Cioppino

Cioppino

Cioppino is rated 5.0 out of 5 by 2.
  • y_2017, m_9, d_24, h_22
  • bvseo_bulk, prod_bvrr, vn_bulk_2.0.3
  • cp_1, bvpage1
  • co_hasreviews, tv_0, tr_2
  • loc_en_US, sid_recipe.cioppino, prod, sort_[SortEntry(order=SUBMISSION_TIME, direction=DESCENDING)]
  • clientName_williamssonoma
  • bvseo_sdk, java_sdk, bvseo-4.0.0
  • CLOUD, getAggregateRating, 71ms
  • REVIEWS, PRODUCT
Prep Time: 25 minutes
Cook Time: 30 minutes
Servings: 6 Serves 6.
The origin of this famous San Francisco specialty is open to speculation. Most locals believe it is related to the Italian cacciucco, a fish stew of Livorno, and to the fish stews of the Friuli region, which are made with red wine. Serve with grilled coarse country bread rubbed with garlic.

Ingredients:

  • 1/2 cup olive oil
  • 3 cups chopped yellow onion
  • 1 cup chopped celery
  • 3 Tbs. minced garlic
  • 2 small bay leaves
  • 2 fresh thyme sprigs
  • 2 tsp. ground fennel seeds
  • 1 to 2 tsp. red pepper flakes
  • 5 cups fish stock
  • 3 cups chopped canned plum
      tomatoes, with their juices
  • 1 1/2 cups dry red wine
  • 1/2 cup thick tomato puree
  • Salt and freshly ground black pepper, to taste
  • 18 clams, well scrubbed
  • 1 crab or lobster, cooked, cracked and sectioned
      into 2 to 3-inch pieces
  • 18 mussels, well scrubbed and debearded
  • 18 shrimp, peeled and deveined
  • 18 sea scallops, tough muscles removed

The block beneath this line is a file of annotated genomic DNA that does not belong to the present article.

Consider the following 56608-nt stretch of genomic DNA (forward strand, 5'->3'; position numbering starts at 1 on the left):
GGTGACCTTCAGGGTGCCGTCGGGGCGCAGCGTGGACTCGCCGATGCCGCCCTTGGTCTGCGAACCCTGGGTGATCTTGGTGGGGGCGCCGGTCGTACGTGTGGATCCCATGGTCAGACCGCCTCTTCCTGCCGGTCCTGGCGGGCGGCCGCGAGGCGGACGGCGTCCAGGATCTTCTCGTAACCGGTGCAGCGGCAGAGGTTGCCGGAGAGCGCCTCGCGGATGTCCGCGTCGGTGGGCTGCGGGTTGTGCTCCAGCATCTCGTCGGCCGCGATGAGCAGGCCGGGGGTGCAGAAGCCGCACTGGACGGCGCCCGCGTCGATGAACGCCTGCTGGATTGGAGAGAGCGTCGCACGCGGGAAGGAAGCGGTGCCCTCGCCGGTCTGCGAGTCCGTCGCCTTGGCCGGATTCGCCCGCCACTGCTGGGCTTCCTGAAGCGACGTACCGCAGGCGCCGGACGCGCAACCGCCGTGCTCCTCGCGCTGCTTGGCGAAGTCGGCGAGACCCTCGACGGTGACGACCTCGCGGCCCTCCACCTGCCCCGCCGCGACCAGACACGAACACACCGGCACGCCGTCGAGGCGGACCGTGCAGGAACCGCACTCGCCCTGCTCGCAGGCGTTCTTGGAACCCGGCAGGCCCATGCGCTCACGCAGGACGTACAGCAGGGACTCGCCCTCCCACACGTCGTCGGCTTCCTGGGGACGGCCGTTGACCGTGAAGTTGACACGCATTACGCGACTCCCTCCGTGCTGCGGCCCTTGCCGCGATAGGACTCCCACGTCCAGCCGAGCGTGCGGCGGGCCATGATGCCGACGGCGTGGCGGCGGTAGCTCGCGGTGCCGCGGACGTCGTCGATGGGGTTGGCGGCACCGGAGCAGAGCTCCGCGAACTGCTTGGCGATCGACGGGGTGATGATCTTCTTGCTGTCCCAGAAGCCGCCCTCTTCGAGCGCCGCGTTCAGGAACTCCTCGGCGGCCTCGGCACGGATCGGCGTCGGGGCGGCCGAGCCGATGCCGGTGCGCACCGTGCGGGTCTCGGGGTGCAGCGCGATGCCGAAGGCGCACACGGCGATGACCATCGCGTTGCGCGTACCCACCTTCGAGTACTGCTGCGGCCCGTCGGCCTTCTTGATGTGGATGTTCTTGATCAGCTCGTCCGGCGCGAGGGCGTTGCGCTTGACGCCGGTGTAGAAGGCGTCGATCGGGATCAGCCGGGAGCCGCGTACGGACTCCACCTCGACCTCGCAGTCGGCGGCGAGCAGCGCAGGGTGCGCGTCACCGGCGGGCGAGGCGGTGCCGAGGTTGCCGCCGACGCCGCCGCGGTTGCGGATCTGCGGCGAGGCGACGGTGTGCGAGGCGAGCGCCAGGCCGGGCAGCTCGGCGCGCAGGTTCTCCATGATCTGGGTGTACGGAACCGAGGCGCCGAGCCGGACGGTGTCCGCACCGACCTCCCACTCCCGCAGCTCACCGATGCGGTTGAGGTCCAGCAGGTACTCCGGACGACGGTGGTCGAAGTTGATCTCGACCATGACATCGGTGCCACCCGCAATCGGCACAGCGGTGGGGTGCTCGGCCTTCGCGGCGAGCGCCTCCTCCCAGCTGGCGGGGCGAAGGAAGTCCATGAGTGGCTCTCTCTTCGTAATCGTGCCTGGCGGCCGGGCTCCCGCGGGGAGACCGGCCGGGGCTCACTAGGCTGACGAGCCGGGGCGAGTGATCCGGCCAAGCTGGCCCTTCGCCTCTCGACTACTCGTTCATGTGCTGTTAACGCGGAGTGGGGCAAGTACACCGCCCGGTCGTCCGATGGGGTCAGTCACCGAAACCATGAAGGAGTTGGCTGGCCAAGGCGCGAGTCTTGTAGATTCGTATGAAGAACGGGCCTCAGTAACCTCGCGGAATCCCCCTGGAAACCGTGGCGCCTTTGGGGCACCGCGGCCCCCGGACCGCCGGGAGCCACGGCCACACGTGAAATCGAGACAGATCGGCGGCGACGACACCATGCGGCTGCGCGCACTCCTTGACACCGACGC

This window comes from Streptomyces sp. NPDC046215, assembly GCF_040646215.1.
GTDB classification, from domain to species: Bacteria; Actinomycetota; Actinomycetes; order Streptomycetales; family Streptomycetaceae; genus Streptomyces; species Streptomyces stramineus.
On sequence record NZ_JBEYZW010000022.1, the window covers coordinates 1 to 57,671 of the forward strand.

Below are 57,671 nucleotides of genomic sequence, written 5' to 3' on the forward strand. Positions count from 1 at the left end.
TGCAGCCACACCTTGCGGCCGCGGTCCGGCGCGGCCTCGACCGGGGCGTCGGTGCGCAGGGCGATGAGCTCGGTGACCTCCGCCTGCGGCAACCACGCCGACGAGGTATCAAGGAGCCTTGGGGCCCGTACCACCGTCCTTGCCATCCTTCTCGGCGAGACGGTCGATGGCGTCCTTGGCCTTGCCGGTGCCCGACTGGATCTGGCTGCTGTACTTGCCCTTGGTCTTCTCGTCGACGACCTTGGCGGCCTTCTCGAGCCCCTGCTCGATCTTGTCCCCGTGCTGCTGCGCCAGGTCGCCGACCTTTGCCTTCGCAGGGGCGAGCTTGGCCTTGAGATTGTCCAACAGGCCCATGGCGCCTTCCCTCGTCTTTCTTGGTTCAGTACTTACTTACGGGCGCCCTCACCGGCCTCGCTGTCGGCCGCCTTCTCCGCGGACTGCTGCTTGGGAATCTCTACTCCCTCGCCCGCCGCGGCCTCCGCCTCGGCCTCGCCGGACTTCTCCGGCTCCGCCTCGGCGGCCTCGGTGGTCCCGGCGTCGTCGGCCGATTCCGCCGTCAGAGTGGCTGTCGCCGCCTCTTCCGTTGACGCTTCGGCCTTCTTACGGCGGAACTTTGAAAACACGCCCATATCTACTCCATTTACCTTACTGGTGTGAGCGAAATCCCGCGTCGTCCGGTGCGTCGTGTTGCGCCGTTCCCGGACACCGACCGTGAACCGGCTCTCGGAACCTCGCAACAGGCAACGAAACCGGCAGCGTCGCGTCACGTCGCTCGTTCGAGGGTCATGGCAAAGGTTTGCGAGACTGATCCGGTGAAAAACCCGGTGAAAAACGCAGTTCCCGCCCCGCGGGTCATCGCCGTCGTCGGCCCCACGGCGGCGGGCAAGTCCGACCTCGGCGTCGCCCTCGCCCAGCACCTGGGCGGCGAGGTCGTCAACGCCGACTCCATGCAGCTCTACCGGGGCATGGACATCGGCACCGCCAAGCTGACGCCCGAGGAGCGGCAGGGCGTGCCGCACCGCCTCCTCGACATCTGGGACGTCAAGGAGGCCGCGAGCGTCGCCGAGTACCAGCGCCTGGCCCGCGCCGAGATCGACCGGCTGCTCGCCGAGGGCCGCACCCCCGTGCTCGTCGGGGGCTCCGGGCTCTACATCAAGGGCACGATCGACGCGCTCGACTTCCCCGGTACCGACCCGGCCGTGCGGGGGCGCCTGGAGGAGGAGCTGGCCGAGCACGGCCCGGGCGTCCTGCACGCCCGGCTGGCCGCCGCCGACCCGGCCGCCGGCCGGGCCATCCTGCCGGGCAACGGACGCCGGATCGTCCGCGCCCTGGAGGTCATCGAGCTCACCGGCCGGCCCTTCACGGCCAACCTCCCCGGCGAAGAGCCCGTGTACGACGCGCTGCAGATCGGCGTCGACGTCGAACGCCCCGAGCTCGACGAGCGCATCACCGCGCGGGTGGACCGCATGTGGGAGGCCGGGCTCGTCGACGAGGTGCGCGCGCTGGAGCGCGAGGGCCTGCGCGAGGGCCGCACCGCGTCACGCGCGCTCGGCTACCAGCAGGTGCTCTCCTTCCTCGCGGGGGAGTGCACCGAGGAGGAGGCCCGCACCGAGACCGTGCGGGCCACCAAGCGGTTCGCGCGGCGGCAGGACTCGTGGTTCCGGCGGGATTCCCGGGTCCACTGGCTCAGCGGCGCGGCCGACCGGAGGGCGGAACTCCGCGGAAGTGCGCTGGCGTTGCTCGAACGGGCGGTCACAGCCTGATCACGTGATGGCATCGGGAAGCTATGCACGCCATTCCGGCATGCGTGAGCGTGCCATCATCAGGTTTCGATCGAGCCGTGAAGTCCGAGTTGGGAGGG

• 1/4 cup chopped fresh flat-leaf parsley or basil

Directions:

In a large stockpot or saucepan over medium heat, warm the olive oil. Add the onion and sauté, stirring occasionally, until translucent, about 5 minutes. Add the celery, garlic, bay leaves, thyme, fennel seeds and red pepper flakes and cook until the celery is soft, about 5 minutes more. Add the fish stock, tomatoes, wine and tomato puree and simmer for about 10 minutes to blend the flavors. Season with salt and pepper.

Add the clams to the pot along with the crab. Cover and simmer briskly until the clams start to open, about 5 minutes. Add the mussels (discard any that do not close to the touch), shrimp and scallops and continue to cook until the mussels open, the shrimp turn pink and the scallops are opaque throughout, 3 to 5 minutes.

Ladle the cioppino into warmed bowls, dividing the shellfish as evenly as possible and discarding any mussels that did not open. Sprinkle with the parsley. Serve immediately.
Serves 6.
Adapted from Williams-Sonoma Lifestyles Series, Soup for Supper, by Joyce Goldstein (Time-Life Books, 1998).
Rated 5 out of 5 by from Easy and Satisfying Fantastic! Easy and delicious. I live in a landlocked area, so the seafood was the primary cost factor. That said, it was still a sensible indulgence. I used the Williams-Sonoma Fish Stock Concentrate to further speed the process and allow for more balance and freshness than a bottle of clam juice would have yielded (fish fumet/stock is not difficult to make, but who wants to if they don't have to?) I will make this again, enthusiastically!
Date published: 2013-03-03
Rated 5 out of 5 by from Mamma Mia, so good! This is a great recipe. It is almost like Lidia's but better. The secret ingredient is ground fennel, don't omit it--it imparts a flavor that elevates the dish and makes it sing. I must admit that I discovered a great jarred sauce, which is like my homemade sauce; you pay more for these better brands, but it has authentic taste. Don't even think about using inferior sauce. Add crusty bread and a salad, and you're good to go. I make this at least 2x a month. You can start the first steps early in day and finish it off at dinnertime.
Date published: 2012-09-17
  • y_2017, m_9, d_24, h_22
  • bvseo_bulk, prod_bvrr, vn_bulk_2.0.3
  • cp_1, bvpage1
  • co_hasreviews, tv_0, tr_2
  • loc_en_US, sid_recipe.cioppino, prod, sort_[SortEntry(order=SUBMISSION_TIME, direction=DESCENDING)]
  • clientName_williamssonoma
  • bvseo_sdk, java_sdk, bvseo-4.0.0
  • CLOUD, getReviews, 75ms
  • REVIEWS, PRODUCT